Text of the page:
Known mainly as a developer of very unique and very colorful role-playing games for the Amiga, Thalion has produced several high-quality puzzle games as well. Probably the best puzzle was Atomix, a mix of timed puzzle and educational software. Over the course of ever fifty levels, the player had to combine atoms into molecules, in order to advance further.
The principle behind this game has been successfully implemented before, but I would credit Thalion for creating one of the most unique versions. You have a small picture of the molecule on the bottom left of the screen, and you are supposed to create such molecule on the playing field. While moving the atoms is quite simple, making them stop is much harder. They move on until they hit something. Because of this, you will need to do lots of strategizing before even starting to move the pieces around, so that they can always stop where necessary. To make matters worse, each level has a time limit, which gets really tight towards the end.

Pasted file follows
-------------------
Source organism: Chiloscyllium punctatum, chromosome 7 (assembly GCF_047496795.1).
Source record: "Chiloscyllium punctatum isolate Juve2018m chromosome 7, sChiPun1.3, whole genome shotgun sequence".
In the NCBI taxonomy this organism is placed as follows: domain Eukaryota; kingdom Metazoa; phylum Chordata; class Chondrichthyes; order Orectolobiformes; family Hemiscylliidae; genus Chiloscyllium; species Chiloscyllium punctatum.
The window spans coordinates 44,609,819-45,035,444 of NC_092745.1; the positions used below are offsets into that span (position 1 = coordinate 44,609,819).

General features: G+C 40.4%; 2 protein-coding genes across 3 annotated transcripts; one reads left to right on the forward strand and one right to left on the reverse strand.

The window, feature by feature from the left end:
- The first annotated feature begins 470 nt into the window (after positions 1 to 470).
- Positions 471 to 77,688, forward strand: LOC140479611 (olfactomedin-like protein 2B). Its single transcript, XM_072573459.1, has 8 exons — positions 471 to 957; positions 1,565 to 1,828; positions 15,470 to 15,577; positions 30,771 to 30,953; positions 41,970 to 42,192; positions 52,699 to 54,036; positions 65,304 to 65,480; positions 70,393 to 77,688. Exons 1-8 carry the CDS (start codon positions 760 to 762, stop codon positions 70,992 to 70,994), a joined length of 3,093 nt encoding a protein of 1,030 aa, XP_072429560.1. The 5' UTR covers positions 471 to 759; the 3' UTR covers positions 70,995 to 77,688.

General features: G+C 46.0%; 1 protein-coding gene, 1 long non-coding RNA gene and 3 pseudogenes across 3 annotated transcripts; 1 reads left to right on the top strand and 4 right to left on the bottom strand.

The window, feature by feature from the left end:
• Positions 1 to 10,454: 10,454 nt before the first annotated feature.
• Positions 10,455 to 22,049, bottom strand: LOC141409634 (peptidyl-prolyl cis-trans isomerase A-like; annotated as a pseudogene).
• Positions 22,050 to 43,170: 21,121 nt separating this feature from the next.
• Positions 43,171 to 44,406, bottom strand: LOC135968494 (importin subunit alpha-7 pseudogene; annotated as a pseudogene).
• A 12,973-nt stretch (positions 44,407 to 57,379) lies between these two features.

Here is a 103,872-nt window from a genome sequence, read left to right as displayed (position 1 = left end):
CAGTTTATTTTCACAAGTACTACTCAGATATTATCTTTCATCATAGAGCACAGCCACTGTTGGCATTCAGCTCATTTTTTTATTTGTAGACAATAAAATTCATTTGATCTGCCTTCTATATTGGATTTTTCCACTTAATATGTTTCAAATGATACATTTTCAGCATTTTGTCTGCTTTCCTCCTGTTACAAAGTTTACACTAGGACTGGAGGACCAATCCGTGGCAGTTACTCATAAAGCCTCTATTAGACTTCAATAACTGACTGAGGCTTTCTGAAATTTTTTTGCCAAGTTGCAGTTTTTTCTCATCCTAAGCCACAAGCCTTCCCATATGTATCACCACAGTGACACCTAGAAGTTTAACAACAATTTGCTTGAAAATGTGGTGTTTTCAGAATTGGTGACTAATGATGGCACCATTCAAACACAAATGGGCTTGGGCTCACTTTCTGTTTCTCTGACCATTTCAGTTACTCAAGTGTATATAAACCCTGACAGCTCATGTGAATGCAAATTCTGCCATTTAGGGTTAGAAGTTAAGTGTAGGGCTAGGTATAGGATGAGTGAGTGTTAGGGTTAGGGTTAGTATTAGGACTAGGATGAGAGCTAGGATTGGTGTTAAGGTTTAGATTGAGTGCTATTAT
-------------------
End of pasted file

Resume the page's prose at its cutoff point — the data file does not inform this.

As was the case of other Thalion games, Atomix features a relatively high level of technological skill, especially in the graphics department. For a puzzle game, the graphics are top notch, but not flashy enough to compromise the game by making them too hard to read.
My only gripe with the game is that you will not be able to save your progress, nor will you be offered a password upon the completion of a level. Considering that you have only one try, you will soon find out how dull some of the puzzles become after solving them for the twelfth time, only to try again an especially hard puzzle. While I am no big friend of level passwords, in this case they seem to be very appropriate.
Atomix stands out not only as a game, but also for its historical value, as the first work of Henrick Nordhaus, who found himself a nice niche (and recognition) in the Anstoss series. The game is definitely worth playing it, if you can get it somewhere.